A looming deadline to comply with a federal education law has opened an old wound among education groups that say they are “discouraged” “dismayed” and “feel disrespected” after being excluded from drafting the plan.
On Monday, the Idaho Education Association and Idaho School Boards Association sent a letter to Gov. Butch Otter and State Board of Education members. In the letter, the groups’ leaders say they continue to be excluded from drafting Idaho’s state plan to comply with the federal Every Student Succeeds Act.
“The importance is obvious to all of us,” ISBA Executive Director Karen Echeverria said in a Thursday interview. “This is the way we are going to operate going forward, and I think it is critically important the State Department of Education has buy-in before we move forward. If we don’t, it will be a disaster.”
Echeverria and IEA President Penni Cyr first outlined their concerns in a November letter to Superintendent of Public Instruction Sherri Ybarra.
While the working groups and committees helping to draft the state plan include some teachers and administrators, Cyr and Echeverria said the larger education organizations were not directly represented or placed on any of the committees.
A third prominent group, the Idaho Association of School Administrators, did not sign the letter. IASA Executive Director Rob Winslow said several principals and superintendents were included in the committees drafting the plan, and said his members have not raised serious concerns with the ESSA plan.
“I can tell you we have had administrators who have stepped up and were involved with what’s happening,” Winslow said.
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This spring, and after the original November letter, the SDE began “working with” the education groups. But in their letter, Cyr and Echeverria wrote: “Asking for comment after the plan is written is not synonymous with including our associations during the drafting of the plan.”
“With that said, we felt it was important for you to know that we have been discouraged and dismayed that we were not included at the table for the drafting of this plan,” Echeverria and Cyr wrote. “We also feel disrespected. We don’t feel the State Department of Education’s process met the spirit or intent of the law.”
Idaho’s state plan is due to the U.S. Department of Education in September. As Idaho Education News reported earlier this week, several portions of the plan are unfinished and unresolved. SDE leaders set a goal to publish an updated, sixth draft of the plan Monday, and seek written public comment during the following 30 days.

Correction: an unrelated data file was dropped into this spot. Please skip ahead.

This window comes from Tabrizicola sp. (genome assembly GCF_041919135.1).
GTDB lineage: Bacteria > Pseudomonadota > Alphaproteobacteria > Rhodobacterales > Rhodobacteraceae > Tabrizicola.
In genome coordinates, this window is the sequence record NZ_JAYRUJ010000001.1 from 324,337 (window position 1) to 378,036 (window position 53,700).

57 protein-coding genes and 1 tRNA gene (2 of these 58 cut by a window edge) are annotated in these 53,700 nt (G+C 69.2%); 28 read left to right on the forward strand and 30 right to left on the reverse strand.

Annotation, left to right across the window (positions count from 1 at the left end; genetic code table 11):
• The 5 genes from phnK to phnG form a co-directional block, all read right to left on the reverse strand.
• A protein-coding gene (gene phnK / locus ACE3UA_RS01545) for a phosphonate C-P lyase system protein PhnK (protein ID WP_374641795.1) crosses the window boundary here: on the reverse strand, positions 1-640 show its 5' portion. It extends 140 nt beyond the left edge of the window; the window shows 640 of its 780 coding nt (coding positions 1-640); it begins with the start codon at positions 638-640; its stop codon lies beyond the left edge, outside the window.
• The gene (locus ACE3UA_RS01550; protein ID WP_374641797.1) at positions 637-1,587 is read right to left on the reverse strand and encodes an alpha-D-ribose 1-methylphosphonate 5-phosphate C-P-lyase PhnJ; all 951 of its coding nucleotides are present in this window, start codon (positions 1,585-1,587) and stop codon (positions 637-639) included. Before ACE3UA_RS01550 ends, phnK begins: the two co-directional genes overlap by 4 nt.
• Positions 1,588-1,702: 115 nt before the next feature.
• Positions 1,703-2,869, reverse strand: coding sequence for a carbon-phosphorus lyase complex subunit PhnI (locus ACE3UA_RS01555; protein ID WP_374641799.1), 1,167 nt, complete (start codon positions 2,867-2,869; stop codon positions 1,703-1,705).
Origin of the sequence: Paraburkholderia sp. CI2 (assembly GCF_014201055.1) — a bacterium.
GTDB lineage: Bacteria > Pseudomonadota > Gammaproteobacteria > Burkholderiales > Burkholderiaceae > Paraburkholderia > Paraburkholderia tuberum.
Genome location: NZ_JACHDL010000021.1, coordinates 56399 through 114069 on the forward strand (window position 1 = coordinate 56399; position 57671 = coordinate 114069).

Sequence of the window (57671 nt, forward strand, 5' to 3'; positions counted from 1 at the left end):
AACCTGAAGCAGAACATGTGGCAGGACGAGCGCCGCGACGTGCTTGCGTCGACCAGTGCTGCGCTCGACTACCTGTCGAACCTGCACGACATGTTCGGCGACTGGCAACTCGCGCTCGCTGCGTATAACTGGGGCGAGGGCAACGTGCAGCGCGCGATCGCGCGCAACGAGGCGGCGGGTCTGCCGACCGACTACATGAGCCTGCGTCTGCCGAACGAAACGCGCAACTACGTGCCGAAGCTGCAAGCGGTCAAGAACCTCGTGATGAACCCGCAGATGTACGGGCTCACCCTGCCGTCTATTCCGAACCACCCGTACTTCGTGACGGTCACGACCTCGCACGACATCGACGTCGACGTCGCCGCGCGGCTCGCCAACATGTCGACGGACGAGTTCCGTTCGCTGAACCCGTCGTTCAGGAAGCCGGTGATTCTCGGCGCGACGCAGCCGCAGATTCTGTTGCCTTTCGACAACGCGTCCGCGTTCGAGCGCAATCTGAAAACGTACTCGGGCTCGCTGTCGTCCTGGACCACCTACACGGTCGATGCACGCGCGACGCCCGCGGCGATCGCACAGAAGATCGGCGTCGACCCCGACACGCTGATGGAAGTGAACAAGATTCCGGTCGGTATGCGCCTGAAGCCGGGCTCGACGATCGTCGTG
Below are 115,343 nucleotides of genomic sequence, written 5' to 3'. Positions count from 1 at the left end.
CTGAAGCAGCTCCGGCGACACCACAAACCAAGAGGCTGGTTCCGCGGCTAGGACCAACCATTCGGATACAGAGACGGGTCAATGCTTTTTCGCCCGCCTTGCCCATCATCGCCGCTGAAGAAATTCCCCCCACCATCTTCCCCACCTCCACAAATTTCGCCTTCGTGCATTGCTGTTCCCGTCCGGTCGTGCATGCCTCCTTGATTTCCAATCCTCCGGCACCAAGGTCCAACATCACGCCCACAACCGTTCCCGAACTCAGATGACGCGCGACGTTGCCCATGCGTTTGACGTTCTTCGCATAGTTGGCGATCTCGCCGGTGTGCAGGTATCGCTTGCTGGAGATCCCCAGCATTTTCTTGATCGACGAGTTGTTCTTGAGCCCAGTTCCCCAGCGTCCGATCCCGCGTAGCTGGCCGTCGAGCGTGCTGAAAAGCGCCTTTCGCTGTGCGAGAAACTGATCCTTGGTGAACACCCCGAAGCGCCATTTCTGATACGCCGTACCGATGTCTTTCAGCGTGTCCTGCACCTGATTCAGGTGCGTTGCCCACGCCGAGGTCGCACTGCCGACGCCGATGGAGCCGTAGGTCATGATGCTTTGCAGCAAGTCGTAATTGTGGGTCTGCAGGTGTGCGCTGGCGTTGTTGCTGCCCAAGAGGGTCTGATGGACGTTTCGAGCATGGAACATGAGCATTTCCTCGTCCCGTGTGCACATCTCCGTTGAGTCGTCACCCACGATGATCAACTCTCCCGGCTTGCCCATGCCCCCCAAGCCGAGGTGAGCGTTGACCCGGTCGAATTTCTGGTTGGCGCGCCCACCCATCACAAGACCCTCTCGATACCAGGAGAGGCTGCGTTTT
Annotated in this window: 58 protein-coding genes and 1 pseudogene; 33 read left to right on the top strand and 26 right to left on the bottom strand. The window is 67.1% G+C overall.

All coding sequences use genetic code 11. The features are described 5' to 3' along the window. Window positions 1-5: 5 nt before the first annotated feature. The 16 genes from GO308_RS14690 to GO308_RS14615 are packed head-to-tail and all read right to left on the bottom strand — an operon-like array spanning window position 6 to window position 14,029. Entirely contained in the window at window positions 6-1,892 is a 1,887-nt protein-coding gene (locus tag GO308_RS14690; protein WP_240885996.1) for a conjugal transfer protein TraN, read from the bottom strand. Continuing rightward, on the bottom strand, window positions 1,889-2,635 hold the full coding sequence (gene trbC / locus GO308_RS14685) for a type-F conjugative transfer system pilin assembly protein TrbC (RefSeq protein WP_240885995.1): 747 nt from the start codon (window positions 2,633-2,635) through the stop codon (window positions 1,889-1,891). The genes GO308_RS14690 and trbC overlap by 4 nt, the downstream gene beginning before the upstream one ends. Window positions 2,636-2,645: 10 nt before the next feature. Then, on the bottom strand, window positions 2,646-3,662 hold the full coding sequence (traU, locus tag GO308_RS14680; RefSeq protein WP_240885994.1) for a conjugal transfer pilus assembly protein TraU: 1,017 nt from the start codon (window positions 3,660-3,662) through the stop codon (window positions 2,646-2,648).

On Thursday, SDE leaders also briefed State Board members about the state plan during a meeting at North Idaho College. Board members did not reference the letter from stakeholders or ask Ybarra and her SDE team directly about whether major education groups were excluded from the process.
Instead, Karlynn Laraway, the SDE’s director of assessment, announced that department leaders plan to schedule a series of four informational webinars with education groups, beginning next week. The SDE has also reached out to education groups via email, Laraway said.
Echeverria told Idaho Education News she has received invitations for the webinars, but feels this plan doesn’t rise to the level of proactive, front-end involvement in drafting the plan.
What Echeverria envisions is an all-hands-on-deck meeting between the SDE and education groups where they go through the plan page by page and can incorporate their own comments and suggestions into the document.
“Then we come up with a plan that everybody feels they have had a part in drafting and that their members can support,” Echeverria said.
During Thursday’s State Board meeting, members praised Ybarra’s team while saying that the job of writing the state’s plan is complicated work.
State Board member Andy Scoggin praised the SDE team for “how much progress has been made” between subsequent drafts of the plan.
State Board member Debbie Critchfield called the task “a big job” and said State Board members and the SDE would “work through any unresolved issues” to bring a final document to the State Board for a vote in August.
“We still have a significant amount of work to do, but I appreciate the very thorough presentation and answers to our questions,” said State Board member Linda Clark.
Further reading: Click here to read Monday’s ISBA and IEA letter.